Reflecting on the United States Mass Shootings as an American Intern Living Abroad

There have been many charming cultural differences that I’ve encountered since getting to London and living here as an American abroad student. However, there have been larger differences that have changed the way I look at the world and, more specifically, look at America on a global scale. One of those prominent differences is my home nation’s stance on guns compared to England’s and the rest of Europe’s.

In recent events, there was a devastating school shooting in Nashville, Tennessee. A former 28-year-old student of Covenant School returned and killed six people, including 3 children and 3 adults on Monday, the 27th of March. The shooter was armed with three guns, including a semi-automatic rifle. All of these were obtained legally per the gun laws within the state. Despite having been treated for a mental health disorder, this was no hindrance to acquiring these weapons. Someone actively struggling mentally was able to go out and purchase guns that could take precious, undeserving lives in just seconds. How senseless are we to legally protect the rights of inanimate objects over our own citizens? It’s time to wake up.

When you grow up in a nation whose gun culture is instilled in the very words of the document it was built on, there is a shocking normalization towards objects that can be used to end a person’s life. It is unfathomable that America places so much importance on the right to purchase and own guns, especially given that this right was formed in a reality almost three hundred years ago that could not look more different than the modern day.

After having lived abroad for over two months, I’ve come to realize that I now walk onto public transportation or through a crowded shopping center significantly less on edge. I no longer think about the fastest way to escape an enclosed area in case of an emergency. Although there is no shortage of crime in Europe, it doesn’t feel like any place I go can be turned into a shooting range at any moment. It’s made me realise how abnormal and heightened my fear of guns is, simply because of the political climate in the States and the failure of legislators to meet citizens’ needs.

Headline after headline lights up my phone. “3 dead”… “6 killed in mass shooting”… “leaves 8 children dead”. What has begun to haunt me is the sense of normalcy that is felt when I read these things. My heart, of course, still drops when I read a new headline detailing a mass shooting. However, there have been so many instances of this happening, that it feels like a miserable routine. As an American, I have become desensitised to events that are considered tragic–and relatively rare compared to the rest of the world. There is a sense of normalcy to occurrences that are nowhere near remotely normal.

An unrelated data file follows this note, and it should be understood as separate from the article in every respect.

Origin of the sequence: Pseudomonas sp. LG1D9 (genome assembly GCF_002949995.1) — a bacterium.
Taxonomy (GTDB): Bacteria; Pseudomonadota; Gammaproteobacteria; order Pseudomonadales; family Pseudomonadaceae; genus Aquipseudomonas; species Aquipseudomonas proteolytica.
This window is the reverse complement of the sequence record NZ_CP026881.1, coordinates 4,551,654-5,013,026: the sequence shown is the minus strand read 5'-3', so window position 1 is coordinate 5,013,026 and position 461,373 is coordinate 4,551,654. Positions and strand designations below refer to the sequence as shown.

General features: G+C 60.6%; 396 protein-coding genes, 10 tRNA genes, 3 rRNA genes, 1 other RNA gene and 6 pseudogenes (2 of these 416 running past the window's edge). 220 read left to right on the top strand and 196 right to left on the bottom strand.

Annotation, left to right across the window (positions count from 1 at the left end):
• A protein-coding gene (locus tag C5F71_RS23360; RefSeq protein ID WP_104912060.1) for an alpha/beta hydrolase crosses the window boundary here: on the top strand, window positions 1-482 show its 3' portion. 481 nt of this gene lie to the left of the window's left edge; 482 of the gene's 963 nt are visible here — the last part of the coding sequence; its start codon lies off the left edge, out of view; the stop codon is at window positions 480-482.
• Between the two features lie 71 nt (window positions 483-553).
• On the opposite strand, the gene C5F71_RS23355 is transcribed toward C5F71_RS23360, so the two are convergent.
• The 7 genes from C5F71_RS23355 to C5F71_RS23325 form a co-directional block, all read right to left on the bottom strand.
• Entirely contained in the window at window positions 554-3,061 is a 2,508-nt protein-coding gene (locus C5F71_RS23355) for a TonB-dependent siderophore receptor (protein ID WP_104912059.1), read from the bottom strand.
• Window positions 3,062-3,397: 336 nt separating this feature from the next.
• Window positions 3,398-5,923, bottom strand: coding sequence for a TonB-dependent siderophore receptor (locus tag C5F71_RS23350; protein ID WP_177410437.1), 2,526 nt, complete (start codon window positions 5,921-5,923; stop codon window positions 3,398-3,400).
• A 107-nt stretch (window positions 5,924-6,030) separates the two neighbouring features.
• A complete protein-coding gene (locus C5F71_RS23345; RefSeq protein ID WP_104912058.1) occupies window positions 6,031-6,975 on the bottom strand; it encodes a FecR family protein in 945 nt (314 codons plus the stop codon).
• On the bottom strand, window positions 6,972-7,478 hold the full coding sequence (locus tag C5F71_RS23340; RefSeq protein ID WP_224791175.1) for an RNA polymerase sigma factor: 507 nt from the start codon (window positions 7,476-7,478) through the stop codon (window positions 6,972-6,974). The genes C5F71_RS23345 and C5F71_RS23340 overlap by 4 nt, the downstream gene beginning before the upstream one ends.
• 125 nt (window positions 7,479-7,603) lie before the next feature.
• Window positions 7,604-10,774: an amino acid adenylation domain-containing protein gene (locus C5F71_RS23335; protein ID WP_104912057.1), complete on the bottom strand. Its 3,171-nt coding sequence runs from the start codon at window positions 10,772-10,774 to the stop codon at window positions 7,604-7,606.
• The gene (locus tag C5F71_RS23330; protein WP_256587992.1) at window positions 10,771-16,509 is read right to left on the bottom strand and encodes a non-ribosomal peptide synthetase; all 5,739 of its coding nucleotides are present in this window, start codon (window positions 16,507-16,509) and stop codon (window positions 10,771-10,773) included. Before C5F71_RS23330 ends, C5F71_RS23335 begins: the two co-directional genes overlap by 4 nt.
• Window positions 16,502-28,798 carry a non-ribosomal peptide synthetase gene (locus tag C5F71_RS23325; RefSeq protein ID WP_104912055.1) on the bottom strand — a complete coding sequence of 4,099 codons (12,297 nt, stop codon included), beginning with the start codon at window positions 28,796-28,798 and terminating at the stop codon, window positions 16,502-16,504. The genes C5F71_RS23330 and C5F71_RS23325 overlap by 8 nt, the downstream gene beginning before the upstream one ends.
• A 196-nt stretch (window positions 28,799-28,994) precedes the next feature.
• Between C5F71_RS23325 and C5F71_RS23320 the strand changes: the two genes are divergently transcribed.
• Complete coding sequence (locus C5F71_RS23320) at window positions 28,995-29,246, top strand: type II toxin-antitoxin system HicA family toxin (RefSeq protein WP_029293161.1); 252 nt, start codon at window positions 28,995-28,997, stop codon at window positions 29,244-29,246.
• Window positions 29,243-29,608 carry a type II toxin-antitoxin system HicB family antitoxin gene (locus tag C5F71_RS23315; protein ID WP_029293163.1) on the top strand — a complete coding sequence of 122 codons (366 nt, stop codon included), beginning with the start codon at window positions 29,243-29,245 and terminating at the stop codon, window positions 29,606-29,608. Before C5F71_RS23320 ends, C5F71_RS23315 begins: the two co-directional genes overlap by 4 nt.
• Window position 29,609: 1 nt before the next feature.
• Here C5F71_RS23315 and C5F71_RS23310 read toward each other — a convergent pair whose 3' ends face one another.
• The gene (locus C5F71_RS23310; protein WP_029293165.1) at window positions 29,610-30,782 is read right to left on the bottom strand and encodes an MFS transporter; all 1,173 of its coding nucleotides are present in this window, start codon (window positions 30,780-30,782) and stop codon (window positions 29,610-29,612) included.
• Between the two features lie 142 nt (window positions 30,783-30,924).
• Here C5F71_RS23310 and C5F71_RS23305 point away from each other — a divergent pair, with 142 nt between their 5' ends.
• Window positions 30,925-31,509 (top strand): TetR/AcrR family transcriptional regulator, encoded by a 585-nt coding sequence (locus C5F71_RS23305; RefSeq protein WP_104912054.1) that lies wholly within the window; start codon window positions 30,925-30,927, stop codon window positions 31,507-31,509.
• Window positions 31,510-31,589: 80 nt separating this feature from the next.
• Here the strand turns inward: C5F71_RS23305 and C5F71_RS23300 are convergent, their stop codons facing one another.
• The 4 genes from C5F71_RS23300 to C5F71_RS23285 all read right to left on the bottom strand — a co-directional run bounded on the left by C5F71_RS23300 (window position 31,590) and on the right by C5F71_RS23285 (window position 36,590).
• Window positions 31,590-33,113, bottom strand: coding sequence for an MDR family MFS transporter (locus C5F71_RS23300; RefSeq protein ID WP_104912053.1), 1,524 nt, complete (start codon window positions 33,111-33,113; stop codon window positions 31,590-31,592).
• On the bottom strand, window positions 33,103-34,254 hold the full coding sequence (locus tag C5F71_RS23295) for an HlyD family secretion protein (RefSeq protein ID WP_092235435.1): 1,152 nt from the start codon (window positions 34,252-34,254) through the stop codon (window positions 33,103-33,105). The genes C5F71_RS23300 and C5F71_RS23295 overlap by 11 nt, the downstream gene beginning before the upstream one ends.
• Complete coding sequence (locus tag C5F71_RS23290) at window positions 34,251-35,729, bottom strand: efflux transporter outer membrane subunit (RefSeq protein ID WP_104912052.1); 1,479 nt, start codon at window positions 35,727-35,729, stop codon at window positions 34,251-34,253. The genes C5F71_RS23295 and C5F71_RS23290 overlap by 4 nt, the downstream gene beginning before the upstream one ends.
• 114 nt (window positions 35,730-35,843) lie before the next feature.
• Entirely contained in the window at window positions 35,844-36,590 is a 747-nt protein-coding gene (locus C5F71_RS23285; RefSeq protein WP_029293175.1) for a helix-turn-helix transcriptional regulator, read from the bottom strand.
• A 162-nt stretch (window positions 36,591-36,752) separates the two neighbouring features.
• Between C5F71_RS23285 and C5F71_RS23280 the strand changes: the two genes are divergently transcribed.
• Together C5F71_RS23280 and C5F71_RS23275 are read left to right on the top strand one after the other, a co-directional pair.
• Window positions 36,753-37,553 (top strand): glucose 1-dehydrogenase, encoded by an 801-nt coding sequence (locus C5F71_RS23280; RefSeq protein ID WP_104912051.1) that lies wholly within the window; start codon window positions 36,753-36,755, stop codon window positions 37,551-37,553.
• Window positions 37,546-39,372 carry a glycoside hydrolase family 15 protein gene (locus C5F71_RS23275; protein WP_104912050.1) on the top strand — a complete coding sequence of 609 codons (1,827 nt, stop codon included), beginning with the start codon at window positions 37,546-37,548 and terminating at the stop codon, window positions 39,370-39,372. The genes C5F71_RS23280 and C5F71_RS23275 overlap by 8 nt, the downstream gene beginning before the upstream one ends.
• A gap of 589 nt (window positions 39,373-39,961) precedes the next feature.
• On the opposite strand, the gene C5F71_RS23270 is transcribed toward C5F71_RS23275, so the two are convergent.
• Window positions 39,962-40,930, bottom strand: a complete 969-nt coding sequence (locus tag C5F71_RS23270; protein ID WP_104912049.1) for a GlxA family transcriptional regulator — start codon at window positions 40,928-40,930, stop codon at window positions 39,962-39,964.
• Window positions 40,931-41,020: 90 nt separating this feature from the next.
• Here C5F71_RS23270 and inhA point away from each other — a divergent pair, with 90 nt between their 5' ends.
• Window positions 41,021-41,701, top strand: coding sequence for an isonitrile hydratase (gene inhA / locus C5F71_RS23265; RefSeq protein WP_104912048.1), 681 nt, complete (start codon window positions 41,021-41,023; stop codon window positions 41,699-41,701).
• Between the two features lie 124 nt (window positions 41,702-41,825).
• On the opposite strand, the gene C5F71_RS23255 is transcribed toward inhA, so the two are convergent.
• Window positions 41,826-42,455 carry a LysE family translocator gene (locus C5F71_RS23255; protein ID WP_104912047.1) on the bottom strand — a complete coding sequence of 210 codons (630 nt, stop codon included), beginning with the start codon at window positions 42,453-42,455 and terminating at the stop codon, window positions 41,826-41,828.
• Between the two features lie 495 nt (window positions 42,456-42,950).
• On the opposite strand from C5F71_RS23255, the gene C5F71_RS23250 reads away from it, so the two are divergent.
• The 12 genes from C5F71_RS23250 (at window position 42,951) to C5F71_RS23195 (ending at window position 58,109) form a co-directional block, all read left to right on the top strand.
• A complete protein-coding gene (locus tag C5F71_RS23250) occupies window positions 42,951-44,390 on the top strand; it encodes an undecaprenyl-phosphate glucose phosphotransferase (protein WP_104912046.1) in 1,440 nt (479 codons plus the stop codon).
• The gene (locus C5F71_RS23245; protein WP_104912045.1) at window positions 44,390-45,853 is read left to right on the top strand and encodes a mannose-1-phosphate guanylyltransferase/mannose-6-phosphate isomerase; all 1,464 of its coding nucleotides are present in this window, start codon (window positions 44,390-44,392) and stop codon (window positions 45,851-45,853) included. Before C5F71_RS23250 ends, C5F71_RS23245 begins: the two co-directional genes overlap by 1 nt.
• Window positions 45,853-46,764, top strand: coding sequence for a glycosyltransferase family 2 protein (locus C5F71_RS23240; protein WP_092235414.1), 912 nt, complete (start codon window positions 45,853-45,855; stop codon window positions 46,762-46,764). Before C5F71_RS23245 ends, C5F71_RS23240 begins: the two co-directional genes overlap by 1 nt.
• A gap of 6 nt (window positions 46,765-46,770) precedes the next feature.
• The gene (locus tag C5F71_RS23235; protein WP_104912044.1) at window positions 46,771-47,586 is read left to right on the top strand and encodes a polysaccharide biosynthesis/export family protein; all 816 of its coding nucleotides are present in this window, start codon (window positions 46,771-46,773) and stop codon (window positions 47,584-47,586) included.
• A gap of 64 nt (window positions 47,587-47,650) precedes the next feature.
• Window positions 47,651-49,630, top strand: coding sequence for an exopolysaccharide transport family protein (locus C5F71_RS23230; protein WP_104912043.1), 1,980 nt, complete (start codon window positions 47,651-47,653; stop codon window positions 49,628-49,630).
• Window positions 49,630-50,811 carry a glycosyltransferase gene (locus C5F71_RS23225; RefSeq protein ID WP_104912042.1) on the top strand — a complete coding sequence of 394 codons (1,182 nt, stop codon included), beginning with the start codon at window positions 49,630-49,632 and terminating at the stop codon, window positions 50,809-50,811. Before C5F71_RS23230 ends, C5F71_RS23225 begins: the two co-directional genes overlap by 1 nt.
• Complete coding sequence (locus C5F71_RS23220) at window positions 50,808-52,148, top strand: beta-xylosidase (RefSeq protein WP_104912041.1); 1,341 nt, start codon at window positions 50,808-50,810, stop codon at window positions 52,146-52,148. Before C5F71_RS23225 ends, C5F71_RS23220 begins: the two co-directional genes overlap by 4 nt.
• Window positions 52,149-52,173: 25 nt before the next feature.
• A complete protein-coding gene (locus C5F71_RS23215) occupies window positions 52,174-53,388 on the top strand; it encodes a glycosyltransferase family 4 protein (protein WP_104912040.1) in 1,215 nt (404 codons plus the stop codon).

I have begun to realize how unique this is to America, which makes the issue even more frustrating. The United States is gridlocked and polarised on the issue. Very little progress can be made given the current political landscape. Living in the United Kingdom, where some of the world’s strictest gun-ownership laws are implemented, has shown me that there is a whole other world without living in constant fear of gun violence.

In 1996, the Dunblane massacre occurred in Scotland when 43-year-old Thomas Hamilton used legally owned handguns to kill 17 people: 16 students aged 5-6 and one teacher. After that, there was widespread revulsion against guns. The Conservative government banned all handguns except for .22 caliber single-shot weapons. The Labour government following banned all handguns as well as .22 caliber single-shot weapons. After these regulations were tightened, there has only been one mass shooting that took place in 2010 in Whitehaven, a part of northern England. In comparison, the Gun Violence Archive has counted 130 mass shootings in 2023 in the United States alone.

I am an American and I have been conditioned to fear for my life when I walk on the streets. I fear for myself, my family, my friends, and the generations that follow me. Yes, the Brits do tea and scones very well. But, they also know how to prioritize and keep their people safe: an area that America severely lacks in.

By: Maddy Adler